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Apple begins rejecting apps that mine unique device IDs

Apple begins rejecting apps that mine unique device IDs

Mon 26 Mar 2012 7:48pm GMT / 3:48pm EDT / 12:48pm PDT
MobileLegalDevelopment

Privacy concerns have Apple changing what developers can access on user devices

Apple has begun rejecting apps that access unique device identifiers (UDIDs), according to a report by TechCrunch. The new strategy began this week, with Apple facing continuing pressure from lawmakers over consumer privacy issues. The UDID is a unique alphanumeric string tied to every Apple device that currently allows app developers to track customers for various reasons. With the changes, developers are now looking for new ways to keep track of their userbase.

"Everyone's scrambling to get something into place," said Victor Rubba, chief executive officer of Canadian developer Fluik. "We're trying to be proactive and we've already moved to an alternative scheme."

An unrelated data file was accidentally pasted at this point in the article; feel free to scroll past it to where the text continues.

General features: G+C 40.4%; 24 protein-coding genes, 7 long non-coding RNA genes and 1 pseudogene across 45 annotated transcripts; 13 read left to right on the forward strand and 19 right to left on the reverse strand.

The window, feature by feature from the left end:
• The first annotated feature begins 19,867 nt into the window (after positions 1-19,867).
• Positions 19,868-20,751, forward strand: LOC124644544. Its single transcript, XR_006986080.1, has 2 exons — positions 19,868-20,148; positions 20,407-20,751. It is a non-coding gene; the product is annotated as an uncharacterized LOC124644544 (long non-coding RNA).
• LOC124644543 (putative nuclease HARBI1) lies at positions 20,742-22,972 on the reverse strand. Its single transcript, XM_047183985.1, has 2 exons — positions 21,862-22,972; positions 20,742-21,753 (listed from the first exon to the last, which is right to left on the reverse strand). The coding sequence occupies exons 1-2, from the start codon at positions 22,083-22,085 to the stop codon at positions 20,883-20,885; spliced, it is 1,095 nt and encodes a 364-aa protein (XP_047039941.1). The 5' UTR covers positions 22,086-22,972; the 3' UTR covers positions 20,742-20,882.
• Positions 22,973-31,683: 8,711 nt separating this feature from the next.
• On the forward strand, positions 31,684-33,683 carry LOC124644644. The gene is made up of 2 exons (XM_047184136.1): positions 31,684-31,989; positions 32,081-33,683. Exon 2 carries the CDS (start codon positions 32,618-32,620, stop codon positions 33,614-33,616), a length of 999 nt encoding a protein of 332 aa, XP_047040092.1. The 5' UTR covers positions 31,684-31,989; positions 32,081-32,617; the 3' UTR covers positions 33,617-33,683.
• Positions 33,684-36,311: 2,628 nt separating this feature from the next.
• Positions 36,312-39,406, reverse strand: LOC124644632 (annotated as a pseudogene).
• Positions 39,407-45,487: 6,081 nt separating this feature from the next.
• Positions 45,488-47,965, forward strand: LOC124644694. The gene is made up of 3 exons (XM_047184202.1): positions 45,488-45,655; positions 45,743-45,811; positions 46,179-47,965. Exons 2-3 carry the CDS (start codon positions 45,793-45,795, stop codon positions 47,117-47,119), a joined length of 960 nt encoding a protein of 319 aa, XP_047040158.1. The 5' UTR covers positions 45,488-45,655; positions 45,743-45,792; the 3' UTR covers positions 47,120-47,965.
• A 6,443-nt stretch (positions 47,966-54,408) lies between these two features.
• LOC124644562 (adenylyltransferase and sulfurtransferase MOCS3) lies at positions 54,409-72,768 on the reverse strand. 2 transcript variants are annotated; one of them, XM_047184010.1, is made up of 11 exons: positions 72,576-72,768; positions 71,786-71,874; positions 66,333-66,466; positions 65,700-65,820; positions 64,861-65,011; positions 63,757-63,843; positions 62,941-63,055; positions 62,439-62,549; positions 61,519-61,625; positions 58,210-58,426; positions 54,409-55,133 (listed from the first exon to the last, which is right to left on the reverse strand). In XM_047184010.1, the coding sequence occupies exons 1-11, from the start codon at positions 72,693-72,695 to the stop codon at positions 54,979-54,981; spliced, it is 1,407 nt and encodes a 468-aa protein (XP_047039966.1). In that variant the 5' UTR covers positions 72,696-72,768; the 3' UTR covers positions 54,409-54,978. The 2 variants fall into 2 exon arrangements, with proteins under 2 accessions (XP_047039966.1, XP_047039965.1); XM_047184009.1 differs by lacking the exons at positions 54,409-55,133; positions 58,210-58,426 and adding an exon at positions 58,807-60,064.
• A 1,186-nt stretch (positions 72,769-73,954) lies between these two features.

"This is definitely happening. In the next month or two, this is going to have an impact on all ad networks and apps using advertising. Everybody's trying to make their own choices about what to use instead," said Playhaven CEO Andy Yang.

TechCrunch reports that two of Apple's ten review teams are rejecting apps that access UDIDs. This number will rise to four next week, and continue rising until all teams are rejecting apps under the new rules. Mobile ad networks are particularly hit by this change, as UDIDs allow them to track users' habits from app to app.

"The UDID is essential for managing the conversion loop," said Jim Payne, CEO of mobile monetization platform MoPub. "All the performance dollars that are spent on mobile are going to be impacted by this not being there."

Developers are sliding through Apple's review process by asking users if they want to be tracked by their UDIDs. However, some believe this solution won't be effective if enough consumers don't opt-in. Others are still looking for alternate methods like Wi-Fi MAC addresses or the new OpenUDID scheme.

"I just don't think the opt-in rate will be that high," he said. "It feels like a Band-Aid solution for now."

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